Congratulations to Dr. Linda Barry who has been selected as a member of the 2014 class of the Connecticut Health Foundation’s Health Leadership Fellows Program! Over the next year, she and 20 other selectees from across Connecticut will lend their knowledge and expertise to pinpoint health disparities and create tools to promote health equity among various racial and ethnic groups.
A large percentage of racial and ethnic communities have poor health status and higher mortality rates from many health conditions, including heart disease, cancer, and diabetes. To eliminate these and many other health disparities, communities need strong leaders who can advocate for polices that influence both health-related issues and health care. Connecticut Health Foundation is committed to fully addressing these vital health issues through network leaders who are equipped to broach these issues at a systems level. Dr. Barry has been hand-selected to be part of these progressive-thinking leaders whose knowledge, skills, and abilities help them recognize and seize opportunities to reduce health disparities.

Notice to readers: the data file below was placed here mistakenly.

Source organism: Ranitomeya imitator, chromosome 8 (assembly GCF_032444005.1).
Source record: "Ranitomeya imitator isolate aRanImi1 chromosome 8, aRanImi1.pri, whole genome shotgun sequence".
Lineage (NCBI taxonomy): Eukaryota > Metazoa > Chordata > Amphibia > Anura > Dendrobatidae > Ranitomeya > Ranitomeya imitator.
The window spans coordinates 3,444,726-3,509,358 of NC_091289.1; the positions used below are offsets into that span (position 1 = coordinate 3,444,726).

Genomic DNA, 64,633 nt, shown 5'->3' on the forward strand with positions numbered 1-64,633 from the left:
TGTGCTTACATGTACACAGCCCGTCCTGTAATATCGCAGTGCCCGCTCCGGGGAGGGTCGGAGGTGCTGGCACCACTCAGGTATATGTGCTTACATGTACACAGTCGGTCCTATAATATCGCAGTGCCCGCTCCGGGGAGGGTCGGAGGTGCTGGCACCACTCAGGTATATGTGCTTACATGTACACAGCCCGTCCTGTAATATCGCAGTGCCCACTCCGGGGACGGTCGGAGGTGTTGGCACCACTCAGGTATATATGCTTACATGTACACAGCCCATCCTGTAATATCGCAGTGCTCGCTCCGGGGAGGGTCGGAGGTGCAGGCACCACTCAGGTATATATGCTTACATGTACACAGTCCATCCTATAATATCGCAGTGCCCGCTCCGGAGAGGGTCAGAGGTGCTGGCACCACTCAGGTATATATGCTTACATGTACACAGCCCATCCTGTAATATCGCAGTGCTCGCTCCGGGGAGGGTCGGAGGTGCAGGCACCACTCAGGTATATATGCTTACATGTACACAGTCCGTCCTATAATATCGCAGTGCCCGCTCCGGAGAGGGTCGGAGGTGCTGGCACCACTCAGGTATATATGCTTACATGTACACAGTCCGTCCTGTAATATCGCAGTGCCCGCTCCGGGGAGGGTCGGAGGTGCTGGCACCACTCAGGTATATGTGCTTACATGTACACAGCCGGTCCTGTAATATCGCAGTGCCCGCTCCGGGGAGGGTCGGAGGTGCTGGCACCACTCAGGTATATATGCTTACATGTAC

Since 2005, the Health Leadership Fellows Program has brought together diverse, yet like-minded individuals from multiple sectors, who are dedicated to achieving health equity. Each year, participants engage in a competitive, ten-month program to enhance their leadership skills in addressing and eliminating racial and ethnic health disparities through systems change. The Health Leadership Fellows network comprises 160 diverse leaders who are currently spearheading change in their places of employment, local communities, as well as statewide to advance this issue.